While I consider my local hospital (level 4 trauma center) to be not much greater than a glorified urgent care center in practice, they can at least justify the additional charges. But if you are going to charge ED prices at urgent care, people are going to go to the hospital for “better” but unneeded care. And we know how emergency physicians whine when patients do that.

  3. From one of the malpractice articles. It made me want to vomit…

    “About Pegalis and Erickson: Pegalis & Erickson, LLC is a Long Island based firm dedicated to representing individuals or their families that have been seriously injured as a result of medical malpractice, negligence and failure to diagnose. A voice and advocate for medical patient safety our core philosophy is to represent injured patients while helping to suppress the actions of careless medical practices by way of instituting accountability to parties responsible in the blatant disregard of medical safety procedures that have impacted lives.”


  4. Have you ever -seen- “16 and pregnant”? It’s basically about how much it sucks to be 16 and pregnant. Not a glorification at all.

  5. Society has begun to accept behaviors that used to be considered taboo. Not only has teen pregnancy being tolerated, no one blinks at the mention of it. Things that were once considered immoral are now being accepted without question and it’s a sad commentary. I could make a long list, no doubt. And it is a shame.

  6. If a restaurant screws up my order to the point of almost killing me, they damn well better comp my drinks and dessert. I think you chose your analogy poorly.

    • First of all, if a restaurant “almost kills you” then you either will be taken away by ambulance and won’t be finishing your meal or you won’t be able to prove it because you have the reaction a day or so later. Don’t plan on creme brulee and a Grand Mariner on the house.

      But let’s say that the potential for a near-death experience is sufficient to require overpayment for damages.

      The blown tire in my car “almost killed me.” I want a new car.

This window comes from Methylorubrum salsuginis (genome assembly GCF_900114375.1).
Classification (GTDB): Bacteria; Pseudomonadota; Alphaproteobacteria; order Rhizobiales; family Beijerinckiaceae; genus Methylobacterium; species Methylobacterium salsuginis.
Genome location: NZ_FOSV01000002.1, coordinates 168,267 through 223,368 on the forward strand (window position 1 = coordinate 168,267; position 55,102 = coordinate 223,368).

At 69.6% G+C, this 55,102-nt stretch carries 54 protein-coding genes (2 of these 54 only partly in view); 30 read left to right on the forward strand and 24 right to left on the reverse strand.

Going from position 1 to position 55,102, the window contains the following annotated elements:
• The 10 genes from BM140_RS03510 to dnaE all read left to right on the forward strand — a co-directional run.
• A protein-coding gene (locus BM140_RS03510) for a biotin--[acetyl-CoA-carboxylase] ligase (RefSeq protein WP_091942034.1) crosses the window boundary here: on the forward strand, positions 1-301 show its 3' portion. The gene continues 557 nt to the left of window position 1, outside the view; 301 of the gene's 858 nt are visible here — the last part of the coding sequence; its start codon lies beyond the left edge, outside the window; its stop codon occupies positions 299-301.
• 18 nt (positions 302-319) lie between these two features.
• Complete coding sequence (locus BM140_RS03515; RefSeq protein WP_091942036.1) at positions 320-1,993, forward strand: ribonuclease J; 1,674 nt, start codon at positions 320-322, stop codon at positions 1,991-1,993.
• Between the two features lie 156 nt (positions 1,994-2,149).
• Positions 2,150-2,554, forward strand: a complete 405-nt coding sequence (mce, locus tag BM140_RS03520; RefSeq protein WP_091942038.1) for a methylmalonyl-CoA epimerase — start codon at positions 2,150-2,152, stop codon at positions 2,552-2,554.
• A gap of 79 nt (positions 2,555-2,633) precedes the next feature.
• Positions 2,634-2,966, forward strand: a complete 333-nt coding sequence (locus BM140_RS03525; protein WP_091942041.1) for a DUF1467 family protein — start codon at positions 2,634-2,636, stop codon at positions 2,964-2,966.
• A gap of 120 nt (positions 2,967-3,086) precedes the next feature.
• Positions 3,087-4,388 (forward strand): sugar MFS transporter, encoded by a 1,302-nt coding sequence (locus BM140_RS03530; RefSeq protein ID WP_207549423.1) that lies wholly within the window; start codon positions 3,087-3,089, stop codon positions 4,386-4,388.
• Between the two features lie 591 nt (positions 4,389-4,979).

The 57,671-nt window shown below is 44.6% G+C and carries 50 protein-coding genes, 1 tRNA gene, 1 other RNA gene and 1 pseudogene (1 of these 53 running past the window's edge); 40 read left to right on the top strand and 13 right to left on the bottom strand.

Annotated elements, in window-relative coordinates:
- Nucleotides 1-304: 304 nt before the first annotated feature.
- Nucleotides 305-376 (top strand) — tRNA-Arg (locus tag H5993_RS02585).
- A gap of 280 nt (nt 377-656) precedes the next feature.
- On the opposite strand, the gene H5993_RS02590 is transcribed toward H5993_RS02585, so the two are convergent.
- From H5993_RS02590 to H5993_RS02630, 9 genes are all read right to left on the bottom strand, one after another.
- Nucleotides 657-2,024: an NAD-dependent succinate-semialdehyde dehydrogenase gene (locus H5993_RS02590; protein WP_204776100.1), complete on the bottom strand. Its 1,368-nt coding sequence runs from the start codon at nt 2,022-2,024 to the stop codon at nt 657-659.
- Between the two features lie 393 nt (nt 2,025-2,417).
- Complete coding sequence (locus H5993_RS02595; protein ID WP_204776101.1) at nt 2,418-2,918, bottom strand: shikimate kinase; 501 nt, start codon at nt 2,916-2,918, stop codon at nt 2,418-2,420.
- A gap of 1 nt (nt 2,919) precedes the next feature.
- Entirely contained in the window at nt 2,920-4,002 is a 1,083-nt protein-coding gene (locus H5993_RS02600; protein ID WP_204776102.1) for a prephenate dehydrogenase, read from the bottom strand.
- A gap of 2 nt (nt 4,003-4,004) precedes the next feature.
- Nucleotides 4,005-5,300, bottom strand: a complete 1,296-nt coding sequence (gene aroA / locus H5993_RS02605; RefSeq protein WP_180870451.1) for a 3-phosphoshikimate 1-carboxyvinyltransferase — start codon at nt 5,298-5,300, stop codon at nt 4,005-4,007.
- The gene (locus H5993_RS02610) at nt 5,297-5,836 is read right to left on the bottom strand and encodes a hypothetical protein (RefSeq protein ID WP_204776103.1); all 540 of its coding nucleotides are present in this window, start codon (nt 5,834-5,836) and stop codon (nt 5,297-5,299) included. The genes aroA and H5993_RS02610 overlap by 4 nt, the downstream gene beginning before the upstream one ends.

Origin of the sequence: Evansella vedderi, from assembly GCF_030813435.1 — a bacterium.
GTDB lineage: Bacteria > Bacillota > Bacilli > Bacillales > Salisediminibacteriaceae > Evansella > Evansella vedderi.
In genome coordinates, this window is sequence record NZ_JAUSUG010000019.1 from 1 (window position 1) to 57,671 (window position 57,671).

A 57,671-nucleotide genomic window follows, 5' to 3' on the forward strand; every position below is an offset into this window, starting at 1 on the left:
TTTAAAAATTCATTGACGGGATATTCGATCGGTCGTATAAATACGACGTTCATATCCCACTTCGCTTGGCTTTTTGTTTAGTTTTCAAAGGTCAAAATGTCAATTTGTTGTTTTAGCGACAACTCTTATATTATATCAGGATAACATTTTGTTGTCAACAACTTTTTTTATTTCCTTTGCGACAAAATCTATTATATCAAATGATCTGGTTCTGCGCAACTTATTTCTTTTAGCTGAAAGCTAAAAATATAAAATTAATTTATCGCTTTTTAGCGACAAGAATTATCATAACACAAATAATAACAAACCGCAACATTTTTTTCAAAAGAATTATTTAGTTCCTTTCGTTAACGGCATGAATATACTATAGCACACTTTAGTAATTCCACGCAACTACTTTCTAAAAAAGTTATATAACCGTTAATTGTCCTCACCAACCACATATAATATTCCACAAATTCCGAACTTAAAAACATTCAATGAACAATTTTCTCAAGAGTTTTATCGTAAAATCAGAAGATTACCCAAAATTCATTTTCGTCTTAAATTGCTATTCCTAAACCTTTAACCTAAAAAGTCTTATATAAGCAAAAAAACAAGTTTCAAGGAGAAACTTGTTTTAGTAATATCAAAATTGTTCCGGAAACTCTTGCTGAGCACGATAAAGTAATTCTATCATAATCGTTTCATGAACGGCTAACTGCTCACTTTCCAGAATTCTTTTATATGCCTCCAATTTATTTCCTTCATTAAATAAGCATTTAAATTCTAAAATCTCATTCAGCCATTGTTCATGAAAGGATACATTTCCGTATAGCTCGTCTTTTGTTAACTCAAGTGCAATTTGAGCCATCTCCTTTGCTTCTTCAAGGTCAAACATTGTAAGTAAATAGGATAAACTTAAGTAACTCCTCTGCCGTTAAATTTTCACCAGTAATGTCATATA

The employee at work didn’t put the box on the shelf correctly and it injured my foot and just missed my head. It almost killed me. He shouldn’t be paid for the whole week. I should be paid double time for my injuries.

      That moron driver hit my car and almost killed me. He should have to pay for an entire new car, all my time dealing with the insurance companies, and even the fear that I felt, plus a few months of my car payments – just for my troubles.

      I could go on and on.

      Injured parties should be compensated fairly, not overcompensated. Overcompensation will invariably lead to an increase in claims.

      If that’s the way that society is going, so be it. But if we’re going to establish a precedent of overcompensating those who receive medical services, we damn well better be overcompensating everyone else as well.

      • That moron driver hit my car and almost killed me. He should have to pay for an entire new car, all my time dealing with the insurance companies, and even the fear that I felt, plus a few months of my car payments – just for my troubles.

        That already happens. New car, all medical bills paid, counseling if needed, and a hefty settlement, too.

      • “…will be taken away by ambulance and won’t be finishing your meal…”

        Hey, it was your bad analogy, not mine.

        But I hope we can both agree that the waiter shouldn’t be showing up at your hospital bed with your bill.

        I agree with your broader point that we shouldn’t require overcompensation for injuries. If the cost of the surgery was in fact substantially greater than the harm the patient suffered, then I too would question the hospital’s action. But it seems likely that the opposite was the case. And in that case, I would commend both the hospital and the patient for responding to the situation in a humane and mature fashion.

        And for keeping the lawyers out of it.

  7. Re: Med mal 2 million verdict.

    But St. Vincent Hospital did not immediately send the biopsy slides and blocks to Massachusetts General Hospital, delaying his treatment, according to Jeffrey S. Raphaelson, the couple’s lawyer.

    Mr. Ginisi was transferred to the Boston hospital on March 2, 2004. The hospital received the slides and blocks on March 5. His treatment began on March 8, court records said.

    Wow, now that is just plain scary. Expecting chemotherapy (or radiotherapy) to have an immediate effect in this setting shows:
    a: the lack of knowledge here as to the time of action of these modalities
    b: the expectation that results will be immeidate and if it is not, it is a malpractice suit.

    But hey, I am just an oncologist. I am sure a lawyer knows more about my field than I do.